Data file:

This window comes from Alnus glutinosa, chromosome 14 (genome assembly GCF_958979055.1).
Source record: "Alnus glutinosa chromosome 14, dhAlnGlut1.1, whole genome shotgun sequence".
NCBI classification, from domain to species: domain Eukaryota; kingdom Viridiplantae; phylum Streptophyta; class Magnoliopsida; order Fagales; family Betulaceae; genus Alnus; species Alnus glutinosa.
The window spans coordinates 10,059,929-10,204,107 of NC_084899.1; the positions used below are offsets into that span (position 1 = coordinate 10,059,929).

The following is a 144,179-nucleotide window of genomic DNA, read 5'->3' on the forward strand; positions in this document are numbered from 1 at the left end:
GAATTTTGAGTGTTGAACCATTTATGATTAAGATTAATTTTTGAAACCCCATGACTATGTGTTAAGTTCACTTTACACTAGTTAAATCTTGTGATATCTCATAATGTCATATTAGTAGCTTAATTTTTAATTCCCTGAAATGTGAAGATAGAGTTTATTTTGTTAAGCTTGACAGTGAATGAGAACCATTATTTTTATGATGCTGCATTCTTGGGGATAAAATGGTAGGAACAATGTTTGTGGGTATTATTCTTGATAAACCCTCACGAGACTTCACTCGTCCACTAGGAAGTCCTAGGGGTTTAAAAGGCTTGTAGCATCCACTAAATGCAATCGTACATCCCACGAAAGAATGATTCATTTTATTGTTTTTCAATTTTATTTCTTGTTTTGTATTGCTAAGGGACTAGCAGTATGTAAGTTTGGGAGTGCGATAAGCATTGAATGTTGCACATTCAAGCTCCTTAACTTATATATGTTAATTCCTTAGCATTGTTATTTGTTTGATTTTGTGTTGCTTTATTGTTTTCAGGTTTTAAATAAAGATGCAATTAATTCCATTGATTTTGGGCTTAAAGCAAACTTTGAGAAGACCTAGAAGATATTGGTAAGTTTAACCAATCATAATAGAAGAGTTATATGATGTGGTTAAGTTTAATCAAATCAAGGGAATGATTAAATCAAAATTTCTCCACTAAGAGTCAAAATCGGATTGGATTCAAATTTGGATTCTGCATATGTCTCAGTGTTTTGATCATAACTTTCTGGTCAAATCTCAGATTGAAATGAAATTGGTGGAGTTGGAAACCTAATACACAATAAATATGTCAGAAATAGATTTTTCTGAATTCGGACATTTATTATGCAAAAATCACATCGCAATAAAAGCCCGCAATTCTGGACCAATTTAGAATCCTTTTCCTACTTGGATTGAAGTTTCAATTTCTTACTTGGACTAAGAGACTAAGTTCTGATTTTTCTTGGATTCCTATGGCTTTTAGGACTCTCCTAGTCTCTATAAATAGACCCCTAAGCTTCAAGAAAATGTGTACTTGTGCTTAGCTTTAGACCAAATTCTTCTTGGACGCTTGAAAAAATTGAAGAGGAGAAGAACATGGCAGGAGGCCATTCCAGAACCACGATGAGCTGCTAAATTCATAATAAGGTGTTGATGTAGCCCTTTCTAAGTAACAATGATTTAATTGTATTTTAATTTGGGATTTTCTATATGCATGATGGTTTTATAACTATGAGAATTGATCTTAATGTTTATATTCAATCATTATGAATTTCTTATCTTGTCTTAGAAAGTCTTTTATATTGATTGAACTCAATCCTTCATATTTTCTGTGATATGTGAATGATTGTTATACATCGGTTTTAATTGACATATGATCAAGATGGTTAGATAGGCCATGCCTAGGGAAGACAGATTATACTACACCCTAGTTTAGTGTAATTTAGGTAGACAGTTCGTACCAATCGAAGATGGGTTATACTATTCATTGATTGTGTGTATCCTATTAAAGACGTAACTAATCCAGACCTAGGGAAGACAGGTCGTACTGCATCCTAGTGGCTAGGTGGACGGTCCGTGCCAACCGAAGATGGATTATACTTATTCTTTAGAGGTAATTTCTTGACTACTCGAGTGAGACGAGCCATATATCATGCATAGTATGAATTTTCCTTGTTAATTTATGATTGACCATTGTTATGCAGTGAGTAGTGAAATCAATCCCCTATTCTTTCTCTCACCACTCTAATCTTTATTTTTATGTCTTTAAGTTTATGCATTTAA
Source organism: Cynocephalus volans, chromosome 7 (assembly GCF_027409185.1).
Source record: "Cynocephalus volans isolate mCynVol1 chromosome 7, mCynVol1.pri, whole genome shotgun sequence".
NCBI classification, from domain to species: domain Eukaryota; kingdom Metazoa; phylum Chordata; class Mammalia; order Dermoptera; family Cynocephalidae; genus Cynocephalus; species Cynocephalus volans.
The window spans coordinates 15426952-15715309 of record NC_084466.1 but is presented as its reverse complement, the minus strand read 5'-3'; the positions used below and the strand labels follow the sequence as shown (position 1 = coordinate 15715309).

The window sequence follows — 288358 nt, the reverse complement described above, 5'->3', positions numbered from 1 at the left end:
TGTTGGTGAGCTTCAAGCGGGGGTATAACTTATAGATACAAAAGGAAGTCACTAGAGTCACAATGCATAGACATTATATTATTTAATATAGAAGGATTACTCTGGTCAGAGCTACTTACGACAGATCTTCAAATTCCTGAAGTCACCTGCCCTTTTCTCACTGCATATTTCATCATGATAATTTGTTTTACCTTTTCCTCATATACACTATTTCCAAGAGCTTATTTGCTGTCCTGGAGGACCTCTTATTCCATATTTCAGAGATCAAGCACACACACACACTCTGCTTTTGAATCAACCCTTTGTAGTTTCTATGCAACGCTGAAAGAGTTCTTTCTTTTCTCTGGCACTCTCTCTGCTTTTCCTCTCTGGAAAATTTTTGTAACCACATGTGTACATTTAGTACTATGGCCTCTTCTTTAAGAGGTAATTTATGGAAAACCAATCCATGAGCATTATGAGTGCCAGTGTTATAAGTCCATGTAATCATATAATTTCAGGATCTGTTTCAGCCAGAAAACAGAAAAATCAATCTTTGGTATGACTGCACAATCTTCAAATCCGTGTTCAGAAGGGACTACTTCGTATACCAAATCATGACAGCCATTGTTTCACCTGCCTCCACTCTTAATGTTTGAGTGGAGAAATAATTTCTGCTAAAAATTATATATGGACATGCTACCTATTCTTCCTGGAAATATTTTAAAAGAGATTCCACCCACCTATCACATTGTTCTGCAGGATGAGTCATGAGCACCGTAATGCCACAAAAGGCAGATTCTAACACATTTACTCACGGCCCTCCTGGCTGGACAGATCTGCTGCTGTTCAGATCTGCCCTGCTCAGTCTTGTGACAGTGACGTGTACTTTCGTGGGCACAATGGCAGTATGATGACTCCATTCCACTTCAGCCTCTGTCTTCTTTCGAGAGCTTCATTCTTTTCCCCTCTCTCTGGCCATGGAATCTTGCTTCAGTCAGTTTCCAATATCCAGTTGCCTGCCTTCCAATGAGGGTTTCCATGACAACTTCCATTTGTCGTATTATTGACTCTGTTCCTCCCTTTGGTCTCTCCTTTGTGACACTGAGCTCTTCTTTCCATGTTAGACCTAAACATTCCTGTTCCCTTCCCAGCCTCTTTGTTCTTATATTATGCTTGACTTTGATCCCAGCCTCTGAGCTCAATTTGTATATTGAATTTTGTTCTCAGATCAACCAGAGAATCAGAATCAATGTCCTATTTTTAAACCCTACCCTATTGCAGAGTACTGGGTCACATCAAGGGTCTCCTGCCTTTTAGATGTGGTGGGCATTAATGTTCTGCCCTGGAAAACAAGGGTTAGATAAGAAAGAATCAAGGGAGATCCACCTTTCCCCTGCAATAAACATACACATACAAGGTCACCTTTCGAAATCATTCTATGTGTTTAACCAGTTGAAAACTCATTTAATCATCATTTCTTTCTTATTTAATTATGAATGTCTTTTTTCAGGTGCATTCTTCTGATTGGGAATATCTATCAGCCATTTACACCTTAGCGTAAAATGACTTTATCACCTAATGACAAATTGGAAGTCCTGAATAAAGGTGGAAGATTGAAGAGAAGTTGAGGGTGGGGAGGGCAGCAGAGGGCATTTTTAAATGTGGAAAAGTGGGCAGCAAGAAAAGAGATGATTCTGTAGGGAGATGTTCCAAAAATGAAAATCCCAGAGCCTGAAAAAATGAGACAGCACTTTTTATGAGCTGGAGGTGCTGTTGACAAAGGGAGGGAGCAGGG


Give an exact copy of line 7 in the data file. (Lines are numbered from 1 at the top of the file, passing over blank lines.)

Source organism: Cynocephalus volans, chromosome 7 (assembly GCF_027409185.1).